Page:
One of the great things about all the changes in the publishing environment is that anyone can publish a book. If you can read, and follow instructions for the most part, you can be a published author. How cool is that? You don’t need all those stuck up publishing companies and all their hateful gate-keepers who’ve got it in for you and your story. Don’t get me wrong, some of the reputations are well deserved, but not all of them.
Alas, one of the saddest things about all the changes in the publishing industry is that anyone can publish a book. Sometimes it works out great. The author will make use of all the industry professionals available today. Editors, proofreaders, cover designers, and formatting gurus. They’ll publish a killer story and have fabulous success. And sometimes is doesn’t work out well at all.
If you’ve never written a book before but you have a great idea for one that just won’t leave you alone, at least give yourself the benefit of trying to find out the things you don’t know. Most new writers don’t even know what they don’t know. If this sounds like the voice of experience, it is. I’ve been there. And years later I’m still learning new things about my craft.
This isn’t about me; it’s about your prospective readers. Readers read certain genres over and over again because they enjoy them. These genres have rules. Readers have expectations and they rely on those rules to be entertained.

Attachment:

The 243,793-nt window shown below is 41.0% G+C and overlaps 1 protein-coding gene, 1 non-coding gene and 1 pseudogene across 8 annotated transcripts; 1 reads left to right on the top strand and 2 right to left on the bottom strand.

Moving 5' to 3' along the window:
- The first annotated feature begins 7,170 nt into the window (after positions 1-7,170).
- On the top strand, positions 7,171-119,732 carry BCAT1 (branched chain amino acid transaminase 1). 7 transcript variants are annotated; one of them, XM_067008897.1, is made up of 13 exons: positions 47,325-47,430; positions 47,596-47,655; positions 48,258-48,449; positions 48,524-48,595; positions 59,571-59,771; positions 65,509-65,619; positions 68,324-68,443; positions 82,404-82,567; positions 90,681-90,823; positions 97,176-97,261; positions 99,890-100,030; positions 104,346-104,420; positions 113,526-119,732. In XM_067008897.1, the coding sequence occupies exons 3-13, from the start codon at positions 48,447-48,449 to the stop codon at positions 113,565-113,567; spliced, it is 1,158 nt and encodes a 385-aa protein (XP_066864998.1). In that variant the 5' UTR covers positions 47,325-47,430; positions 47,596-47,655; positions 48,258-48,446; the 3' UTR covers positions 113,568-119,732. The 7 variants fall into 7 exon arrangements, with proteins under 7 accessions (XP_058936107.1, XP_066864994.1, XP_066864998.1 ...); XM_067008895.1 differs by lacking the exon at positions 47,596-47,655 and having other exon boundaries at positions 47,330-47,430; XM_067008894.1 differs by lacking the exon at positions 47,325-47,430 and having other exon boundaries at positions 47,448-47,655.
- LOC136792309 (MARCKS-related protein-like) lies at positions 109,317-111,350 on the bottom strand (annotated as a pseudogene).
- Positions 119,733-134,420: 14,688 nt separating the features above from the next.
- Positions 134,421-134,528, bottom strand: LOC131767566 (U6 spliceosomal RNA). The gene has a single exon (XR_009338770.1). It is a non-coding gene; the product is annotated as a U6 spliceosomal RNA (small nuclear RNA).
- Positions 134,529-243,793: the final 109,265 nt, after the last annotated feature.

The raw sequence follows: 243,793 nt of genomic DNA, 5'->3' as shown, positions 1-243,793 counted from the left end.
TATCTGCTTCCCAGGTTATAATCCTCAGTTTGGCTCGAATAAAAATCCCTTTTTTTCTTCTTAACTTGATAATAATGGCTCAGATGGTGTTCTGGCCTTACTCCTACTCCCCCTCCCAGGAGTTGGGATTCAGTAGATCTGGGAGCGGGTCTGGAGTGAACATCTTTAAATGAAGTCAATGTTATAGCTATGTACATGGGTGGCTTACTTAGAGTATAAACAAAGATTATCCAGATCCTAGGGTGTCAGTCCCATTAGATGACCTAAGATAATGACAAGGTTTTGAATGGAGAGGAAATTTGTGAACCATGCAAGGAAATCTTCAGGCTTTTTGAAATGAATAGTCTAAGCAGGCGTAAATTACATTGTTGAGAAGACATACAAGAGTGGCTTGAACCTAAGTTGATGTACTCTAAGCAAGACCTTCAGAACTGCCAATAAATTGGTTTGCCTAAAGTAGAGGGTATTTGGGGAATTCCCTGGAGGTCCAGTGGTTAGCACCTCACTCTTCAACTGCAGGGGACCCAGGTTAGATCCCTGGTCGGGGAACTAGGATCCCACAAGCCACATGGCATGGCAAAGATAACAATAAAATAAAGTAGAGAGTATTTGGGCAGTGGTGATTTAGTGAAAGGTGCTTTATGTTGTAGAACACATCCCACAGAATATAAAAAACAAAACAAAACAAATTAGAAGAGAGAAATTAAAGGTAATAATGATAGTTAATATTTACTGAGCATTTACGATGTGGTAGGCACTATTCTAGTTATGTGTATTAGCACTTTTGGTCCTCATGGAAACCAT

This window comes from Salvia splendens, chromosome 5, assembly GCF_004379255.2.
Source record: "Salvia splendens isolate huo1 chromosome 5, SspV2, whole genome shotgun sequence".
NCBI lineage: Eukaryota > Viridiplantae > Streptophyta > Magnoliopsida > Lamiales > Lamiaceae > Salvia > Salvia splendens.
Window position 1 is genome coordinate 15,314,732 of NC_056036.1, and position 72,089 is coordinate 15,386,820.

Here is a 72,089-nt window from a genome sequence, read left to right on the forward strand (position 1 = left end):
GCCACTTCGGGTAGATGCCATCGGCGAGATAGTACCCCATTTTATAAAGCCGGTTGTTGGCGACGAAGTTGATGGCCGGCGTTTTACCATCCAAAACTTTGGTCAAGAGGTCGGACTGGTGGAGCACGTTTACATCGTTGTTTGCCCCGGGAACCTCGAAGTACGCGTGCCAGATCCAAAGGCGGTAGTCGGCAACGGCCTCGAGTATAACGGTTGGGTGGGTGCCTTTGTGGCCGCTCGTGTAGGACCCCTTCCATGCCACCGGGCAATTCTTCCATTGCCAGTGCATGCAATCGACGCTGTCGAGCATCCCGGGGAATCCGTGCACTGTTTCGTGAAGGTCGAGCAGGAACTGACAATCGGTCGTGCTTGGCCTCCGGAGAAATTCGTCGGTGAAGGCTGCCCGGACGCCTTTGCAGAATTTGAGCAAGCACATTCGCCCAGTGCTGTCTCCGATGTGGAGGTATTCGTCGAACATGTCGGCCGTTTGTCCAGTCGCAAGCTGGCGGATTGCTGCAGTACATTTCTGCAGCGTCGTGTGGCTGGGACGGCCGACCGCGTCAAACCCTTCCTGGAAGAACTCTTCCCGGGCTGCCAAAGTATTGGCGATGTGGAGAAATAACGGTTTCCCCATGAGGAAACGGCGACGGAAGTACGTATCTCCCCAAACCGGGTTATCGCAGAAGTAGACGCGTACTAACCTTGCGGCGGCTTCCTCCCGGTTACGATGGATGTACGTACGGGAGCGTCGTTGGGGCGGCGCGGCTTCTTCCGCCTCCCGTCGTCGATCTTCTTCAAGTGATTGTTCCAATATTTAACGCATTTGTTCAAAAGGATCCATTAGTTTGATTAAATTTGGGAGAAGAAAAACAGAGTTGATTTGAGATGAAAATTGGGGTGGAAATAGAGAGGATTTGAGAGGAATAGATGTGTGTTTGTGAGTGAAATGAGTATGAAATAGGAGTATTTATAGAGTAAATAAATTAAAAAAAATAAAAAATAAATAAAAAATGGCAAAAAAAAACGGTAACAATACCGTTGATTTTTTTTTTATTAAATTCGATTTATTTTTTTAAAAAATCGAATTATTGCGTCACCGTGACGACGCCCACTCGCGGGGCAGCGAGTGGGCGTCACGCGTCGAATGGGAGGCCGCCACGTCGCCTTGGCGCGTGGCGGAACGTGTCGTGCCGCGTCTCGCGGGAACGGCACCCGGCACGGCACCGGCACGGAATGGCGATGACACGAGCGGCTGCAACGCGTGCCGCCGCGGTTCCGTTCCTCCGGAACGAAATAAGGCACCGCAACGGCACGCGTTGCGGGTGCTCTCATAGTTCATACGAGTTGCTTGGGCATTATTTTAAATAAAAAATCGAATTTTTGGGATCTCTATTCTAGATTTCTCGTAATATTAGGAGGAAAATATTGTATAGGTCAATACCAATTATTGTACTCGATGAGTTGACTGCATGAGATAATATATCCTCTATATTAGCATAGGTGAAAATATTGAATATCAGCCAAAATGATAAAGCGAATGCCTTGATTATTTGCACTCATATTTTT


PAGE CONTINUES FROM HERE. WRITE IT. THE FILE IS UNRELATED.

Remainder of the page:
If you’re a rule-breaker, good for you. But at least do your reader and yourself the service of learning the rules first so you can break them properly. Then the exception will be clear and make sense to your audience.
Where do you learn these rules? Writers groups, writer’s conferences, friends that are writers, writers who’ve written books about how to write in certain genres. One of the concerns I hear most is that if I join a group someone will steal my story idea. Yes, we’ve all heard the horror stories of plagiarism. However, by and large, most writers have so many of their own ideas, they aren’t interested in yours. Do your research. Learn your craft to the best of your ability. Then write your heart out. Write, edit, publish. Repeat. Then repeat again. Here’s wishing you a lifetime of success.
Do you belong to a writer’s group you’d feel comfortable recommending to others? If so, tell us in the comments. Thanks!